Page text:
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Boeing Plane Crashes: CEO admits company installed faulty cockpit

The chief executive officer of Boeing said the United States-based aircraft maker had made a mistake in installing a faulty cockpit warning system on its 737 MAX planes, Reuters reported.

Dennis Muilenburg’s admission came after two fatal crashes over the last year.

In March, 157 people died when Ethiopian Airlines flight JT610 crashed minutes after takeoff. In October last year, 189 people died when Lion Air’s flight ET302 crashed off the coast of Indonesia.

Both crashes involved the 737 MAX model. In April, Boeing announced plans to cut back production of its 737 MAX aircraft after several countries grounded the aircraft following the crashes.

Muilenburg said on Sunday that Boeing failed to communicate “crisply” with regulators and customers, and admitted that it will take a long time for the plane maker to regain consumer confidence.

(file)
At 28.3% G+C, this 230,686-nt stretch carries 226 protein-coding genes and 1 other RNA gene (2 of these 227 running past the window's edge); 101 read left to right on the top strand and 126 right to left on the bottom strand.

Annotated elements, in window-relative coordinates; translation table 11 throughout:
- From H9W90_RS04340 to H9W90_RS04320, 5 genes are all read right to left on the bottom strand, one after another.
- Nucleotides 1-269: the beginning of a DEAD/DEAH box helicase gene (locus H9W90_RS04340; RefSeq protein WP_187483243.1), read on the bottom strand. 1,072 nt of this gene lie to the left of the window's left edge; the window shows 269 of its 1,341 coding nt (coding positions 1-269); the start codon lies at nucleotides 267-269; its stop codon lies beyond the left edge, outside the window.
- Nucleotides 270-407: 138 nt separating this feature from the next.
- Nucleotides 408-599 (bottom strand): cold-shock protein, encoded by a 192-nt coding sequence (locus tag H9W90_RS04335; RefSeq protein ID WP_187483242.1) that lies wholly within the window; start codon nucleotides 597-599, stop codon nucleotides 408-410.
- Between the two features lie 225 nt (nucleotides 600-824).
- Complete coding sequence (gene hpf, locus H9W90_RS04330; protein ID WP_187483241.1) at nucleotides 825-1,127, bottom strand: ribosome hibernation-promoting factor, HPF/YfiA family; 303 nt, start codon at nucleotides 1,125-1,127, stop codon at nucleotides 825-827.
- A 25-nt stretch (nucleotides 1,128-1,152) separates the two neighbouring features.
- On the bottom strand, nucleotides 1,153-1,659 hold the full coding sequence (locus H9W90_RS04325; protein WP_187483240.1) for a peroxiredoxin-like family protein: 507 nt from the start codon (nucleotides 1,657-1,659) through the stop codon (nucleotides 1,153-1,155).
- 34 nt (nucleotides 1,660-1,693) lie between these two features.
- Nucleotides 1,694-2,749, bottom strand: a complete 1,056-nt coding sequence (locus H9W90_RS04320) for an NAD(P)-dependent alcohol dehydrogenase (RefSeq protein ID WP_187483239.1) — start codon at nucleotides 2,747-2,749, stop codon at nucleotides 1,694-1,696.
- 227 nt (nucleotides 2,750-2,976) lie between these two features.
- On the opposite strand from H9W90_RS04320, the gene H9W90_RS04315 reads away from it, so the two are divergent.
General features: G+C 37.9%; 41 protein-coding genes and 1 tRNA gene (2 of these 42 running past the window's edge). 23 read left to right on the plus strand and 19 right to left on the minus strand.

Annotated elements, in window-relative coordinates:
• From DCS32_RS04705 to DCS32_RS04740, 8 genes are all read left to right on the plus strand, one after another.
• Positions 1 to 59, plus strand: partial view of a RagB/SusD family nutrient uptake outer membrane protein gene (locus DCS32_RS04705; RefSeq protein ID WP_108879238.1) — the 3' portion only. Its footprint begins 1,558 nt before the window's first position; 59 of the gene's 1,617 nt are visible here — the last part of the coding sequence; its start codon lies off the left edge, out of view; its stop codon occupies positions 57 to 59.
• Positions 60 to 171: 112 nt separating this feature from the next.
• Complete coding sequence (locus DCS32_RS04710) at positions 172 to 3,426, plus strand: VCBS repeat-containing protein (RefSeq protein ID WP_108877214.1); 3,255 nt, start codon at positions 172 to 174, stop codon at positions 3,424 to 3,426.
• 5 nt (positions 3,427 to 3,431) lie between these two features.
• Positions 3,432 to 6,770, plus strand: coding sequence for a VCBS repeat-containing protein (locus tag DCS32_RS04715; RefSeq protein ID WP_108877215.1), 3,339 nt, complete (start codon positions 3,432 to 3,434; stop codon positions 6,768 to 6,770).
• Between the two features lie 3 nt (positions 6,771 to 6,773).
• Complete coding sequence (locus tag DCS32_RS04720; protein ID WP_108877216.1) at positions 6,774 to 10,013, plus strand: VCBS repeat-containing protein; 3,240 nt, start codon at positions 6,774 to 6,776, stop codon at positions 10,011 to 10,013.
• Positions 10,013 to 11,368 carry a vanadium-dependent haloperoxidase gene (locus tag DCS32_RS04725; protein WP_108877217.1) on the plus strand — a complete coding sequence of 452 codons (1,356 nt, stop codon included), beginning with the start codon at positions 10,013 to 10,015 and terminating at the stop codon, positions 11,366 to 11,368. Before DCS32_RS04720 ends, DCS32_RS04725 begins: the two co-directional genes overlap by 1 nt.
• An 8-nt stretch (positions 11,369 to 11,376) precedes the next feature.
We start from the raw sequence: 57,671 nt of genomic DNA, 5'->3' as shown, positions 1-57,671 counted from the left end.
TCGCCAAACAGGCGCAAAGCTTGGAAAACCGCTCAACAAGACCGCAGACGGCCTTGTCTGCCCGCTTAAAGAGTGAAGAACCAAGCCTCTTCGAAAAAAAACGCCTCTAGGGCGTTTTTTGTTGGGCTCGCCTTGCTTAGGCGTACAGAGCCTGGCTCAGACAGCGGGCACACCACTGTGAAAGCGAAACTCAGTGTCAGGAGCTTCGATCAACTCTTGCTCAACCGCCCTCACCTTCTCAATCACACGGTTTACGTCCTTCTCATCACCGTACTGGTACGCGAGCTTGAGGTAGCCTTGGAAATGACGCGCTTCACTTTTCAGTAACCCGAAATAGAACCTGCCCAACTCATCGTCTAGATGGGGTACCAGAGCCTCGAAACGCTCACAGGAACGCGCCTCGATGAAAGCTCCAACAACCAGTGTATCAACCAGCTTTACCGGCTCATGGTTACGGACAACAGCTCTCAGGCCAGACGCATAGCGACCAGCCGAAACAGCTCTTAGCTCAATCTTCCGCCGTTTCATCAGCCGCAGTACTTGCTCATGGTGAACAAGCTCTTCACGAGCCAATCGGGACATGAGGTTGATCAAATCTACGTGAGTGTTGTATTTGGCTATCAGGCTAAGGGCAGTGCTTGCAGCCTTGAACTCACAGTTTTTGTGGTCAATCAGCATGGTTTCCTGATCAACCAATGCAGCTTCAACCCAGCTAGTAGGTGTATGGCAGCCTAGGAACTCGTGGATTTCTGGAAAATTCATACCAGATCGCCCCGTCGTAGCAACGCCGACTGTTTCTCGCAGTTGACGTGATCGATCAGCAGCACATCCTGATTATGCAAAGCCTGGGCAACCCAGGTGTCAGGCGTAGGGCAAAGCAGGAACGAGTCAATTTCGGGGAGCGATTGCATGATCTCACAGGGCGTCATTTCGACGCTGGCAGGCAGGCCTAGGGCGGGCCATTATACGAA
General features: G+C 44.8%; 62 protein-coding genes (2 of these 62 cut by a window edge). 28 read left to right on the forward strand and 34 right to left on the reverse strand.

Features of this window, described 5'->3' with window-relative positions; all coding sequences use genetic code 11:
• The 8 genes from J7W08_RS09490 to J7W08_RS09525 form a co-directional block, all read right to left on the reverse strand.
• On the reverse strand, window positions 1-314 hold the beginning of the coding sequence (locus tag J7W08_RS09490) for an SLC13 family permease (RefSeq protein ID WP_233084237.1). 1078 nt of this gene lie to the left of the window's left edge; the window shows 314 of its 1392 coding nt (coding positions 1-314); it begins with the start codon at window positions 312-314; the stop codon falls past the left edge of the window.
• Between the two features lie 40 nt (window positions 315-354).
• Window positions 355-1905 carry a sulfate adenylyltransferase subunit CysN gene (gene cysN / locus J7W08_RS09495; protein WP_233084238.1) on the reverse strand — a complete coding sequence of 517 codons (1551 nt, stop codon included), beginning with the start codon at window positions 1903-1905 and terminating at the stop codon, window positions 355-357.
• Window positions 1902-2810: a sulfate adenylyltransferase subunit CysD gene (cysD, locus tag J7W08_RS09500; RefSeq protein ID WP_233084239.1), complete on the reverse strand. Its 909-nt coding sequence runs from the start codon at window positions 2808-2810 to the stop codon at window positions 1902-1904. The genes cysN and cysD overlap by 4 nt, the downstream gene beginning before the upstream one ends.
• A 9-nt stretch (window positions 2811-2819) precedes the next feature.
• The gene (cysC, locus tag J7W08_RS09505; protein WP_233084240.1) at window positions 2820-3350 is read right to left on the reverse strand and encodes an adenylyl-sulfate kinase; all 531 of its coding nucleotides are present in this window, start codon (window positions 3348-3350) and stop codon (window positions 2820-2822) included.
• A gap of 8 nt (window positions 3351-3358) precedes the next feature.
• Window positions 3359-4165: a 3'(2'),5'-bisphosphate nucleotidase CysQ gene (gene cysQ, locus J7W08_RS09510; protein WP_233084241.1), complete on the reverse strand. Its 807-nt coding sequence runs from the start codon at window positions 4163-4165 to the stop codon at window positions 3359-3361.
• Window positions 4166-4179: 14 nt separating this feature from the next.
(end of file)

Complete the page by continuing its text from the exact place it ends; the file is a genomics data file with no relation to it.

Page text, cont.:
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However, he defended the company’s broad engineering and design approach to the Boeing 737 MAX planes.

The chief executive said he expects the 737 MAX to return to service this year. Muilenburg added that 90 per cent of the aircraft’s customers have taken part in simulator sessions with its upgraded MCAS software.

“Clearly, we can make improvements, and we understand that and we will make those improvements,” he said.

Muilenburg said the company is fully supporting the criminal investigation the US Department of Justice has initiated into the two crashes.

Agency Report

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